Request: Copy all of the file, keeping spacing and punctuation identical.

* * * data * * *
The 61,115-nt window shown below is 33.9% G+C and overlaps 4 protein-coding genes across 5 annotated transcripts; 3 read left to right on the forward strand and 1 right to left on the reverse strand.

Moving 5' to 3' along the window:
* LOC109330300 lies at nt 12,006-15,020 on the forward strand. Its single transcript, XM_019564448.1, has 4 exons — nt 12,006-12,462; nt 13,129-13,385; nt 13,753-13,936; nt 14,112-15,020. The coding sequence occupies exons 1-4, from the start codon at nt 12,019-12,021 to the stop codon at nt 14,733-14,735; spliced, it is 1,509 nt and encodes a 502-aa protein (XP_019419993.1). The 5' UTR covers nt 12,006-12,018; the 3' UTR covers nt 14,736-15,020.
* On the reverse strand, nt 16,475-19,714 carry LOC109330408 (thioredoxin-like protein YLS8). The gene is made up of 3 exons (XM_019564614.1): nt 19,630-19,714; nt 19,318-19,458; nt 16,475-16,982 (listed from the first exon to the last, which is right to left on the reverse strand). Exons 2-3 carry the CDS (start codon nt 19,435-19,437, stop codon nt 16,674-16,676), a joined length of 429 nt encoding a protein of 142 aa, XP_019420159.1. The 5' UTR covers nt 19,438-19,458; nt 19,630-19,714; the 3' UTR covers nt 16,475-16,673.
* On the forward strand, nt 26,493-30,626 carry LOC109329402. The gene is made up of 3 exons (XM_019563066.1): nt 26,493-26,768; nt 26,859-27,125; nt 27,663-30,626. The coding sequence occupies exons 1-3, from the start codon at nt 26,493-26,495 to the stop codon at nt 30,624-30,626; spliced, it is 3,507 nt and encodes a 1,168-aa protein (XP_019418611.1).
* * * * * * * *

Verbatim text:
The 61,115-nt window shown below is 33.9% G+C and overlaps 4 protein-coding genes across 5 annotated transcripts; 3 read left to right on the forward strand and 1 right to left on the reverse strand.

Moving 5' to 3' along the window:
* LOC109330300 lies at nt 12,006-15,020 on the forward strand. Its single transcript, XM_019564448.1, has 4 exons — nt 12,006-12,462; nt 13,129-13,385; nt 13,753-13,936; nt 14,112-15,020. The coding sequence occupies exons 1-4, from the start codon at nt 12,019-12,021 to the stop codon at nt 14,733-14,735; spliced, it is 1,509 nt and encodes a 502-aa protein (XP_019419993.1). The 5' UTR covers nt 12,006-12,018; the 3' UTR covers nt 14,736-15,020.
* On the reverse strand, nt 16,475-19,714 carry LOC109330408 (thioredoxin-like protein YLS8). The gene is made up of 3 exons (XM_019564614.1): nt 19,630-19,714; nt 19,318-19,458; nt 16,475-16,982 (listed from the first exon to the last, which is right to left on the reverse strand). Exons 2-3 carry the CDS (start codon nt 19,435-19,437, stop codon nt 16,674-16,676), a joined length of 429 nt encoding a protein of 142 aa, XP_019420159.1. The 5' UTR covers nt 19,438-19,458; nt 19,630-19,714; the 3' UTR covers nt 16,475-16,673.
* On the forward strand, nt 26,493-30,626 carry LOC109329402. The gene is made up of 3 exons (XM_019563066.1): nt 26,493-26,768; nt 26,859-27,125; nt 27,663-30,626. The coding sequence occupies exons 1-3, from the start codon at nt 26,493-26,495 to the stop codon at nt 30,624-30,626; spliced, it is 3,507 nt and encodes a 1,168-aa protein (XP_019418611.1).